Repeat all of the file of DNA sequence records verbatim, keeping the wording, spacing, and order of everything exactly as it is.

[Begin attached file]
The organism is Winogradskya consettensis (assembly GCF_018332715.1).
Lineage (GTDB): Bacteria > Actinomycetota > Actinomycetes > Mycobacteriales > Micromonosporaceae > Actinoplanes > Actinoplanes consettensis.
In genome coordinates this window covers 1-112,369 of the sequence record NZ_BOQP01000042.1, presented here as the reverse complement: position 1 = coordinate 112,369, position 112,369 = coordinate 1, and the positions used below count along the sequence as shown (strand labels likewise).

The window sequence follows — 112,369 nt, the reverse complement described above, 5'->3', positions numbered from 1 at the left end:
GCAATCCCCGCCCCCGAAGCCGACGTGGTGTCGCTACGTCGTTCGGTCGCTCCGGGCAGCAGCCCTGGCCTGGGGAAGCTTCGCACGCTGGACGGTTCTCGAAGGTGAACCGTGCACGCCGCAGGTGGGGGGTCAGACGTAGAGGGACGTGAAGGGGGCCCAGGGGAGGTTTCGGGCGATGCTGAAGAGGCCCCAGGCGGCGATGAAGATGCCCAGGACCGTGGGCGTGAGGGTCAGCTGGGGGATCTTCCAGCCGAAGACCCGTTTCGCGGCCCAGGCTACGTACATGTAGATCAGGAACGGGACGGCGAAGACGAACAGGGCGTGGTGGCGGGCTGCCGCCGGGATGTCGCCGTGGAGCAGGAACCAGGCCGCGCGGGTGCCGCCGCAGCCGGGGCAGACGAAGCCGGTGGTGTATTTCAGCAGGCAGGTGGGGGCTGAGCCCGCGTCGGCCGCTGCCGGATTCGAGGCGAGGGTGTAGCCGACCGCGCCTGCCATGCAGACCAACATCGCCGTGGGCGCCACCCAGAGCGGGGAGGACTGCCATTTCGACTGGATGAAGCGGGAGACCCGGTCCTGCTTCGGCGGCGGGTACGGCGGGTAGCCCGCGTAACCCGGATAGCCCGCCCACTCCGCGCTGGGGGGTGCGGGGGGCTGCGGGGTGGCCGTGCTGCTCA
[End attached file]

The organism is Winogradskya consettensis (assembly GCF_018332715.1).
Lineage (GTDB): Bacteria > Actinomycetota > Actinomycetes > Mycobacteriales > Micromonosporaceae > Actinoplanes > Actinoplanes consettensis.
In genome coordinates this window covers 1-112,369 of the sequence record NZ_BOQP01000042.1, presented here as the reverse complement: position 1 = coordinate 112,369, position 112,369 = coordinate 1, and the positions used below count along the sequence as shown (strand labels likewise).

The window sequence follows — 112,369 nt, the reverse complement described above, 5'->3', positions numbered from 1 at the left end:
GCAATCCCCGCCCCCGAAGCCGACGTGGTGTCGCTACGTCGTTCGGTCGCTCCGGGCAGCAGCCCTGGCCTGGGGAAGCTTCGCACGCTGGACGGTTCTCGAAGGTGAACCGTGCACGCCGCAGGTGGGGGGTCAGACGTAGAGGGACGTGAAGGGGGCCCAGGGGAGGTTTCGGGCGATGCTGAAGAGGCCCCAGGCGGCGATGAAGATGCCCAGGACCGTGGGCGTGAGGGTCAGCTGGGGGATCTTCCAGCCGAAGACCCGTTTCGCGGCCCAGGCTACGTACATGTAGATCAGGAACGGGACGGCGAAGACGAACAGGGCGTGGTGGCGGGCTGCCGCCGGGATGTCGCCGTGGAGCAGGAACCAGGCCGCGCGGGTGCCGCCGCAGCCGGGGCAGACGAAGCCGGTGGTGTATTTCAGCAGGCAGGTGGGGGCTGAGCCCGCGTCGGCCGCTGCCGGATTCGAGGCGAGGGTGTAGCCGACCGCGCCTGCCATGCAGACCAACATCGCCGTGGGCGCCACCCAGAGCGGGGAGGACTGCCATTTCGACTGGATGAAGCGGGAGACCCGGTCCTGCTTCGGCGGCGGGTACGGCGGGTAGCCCGCGTAACCCGGATAGCCCGCCCACTCCGCGCTGGGGGGTGCGGGGGGCTGCGGGGTGGCCGTGCTGCTCA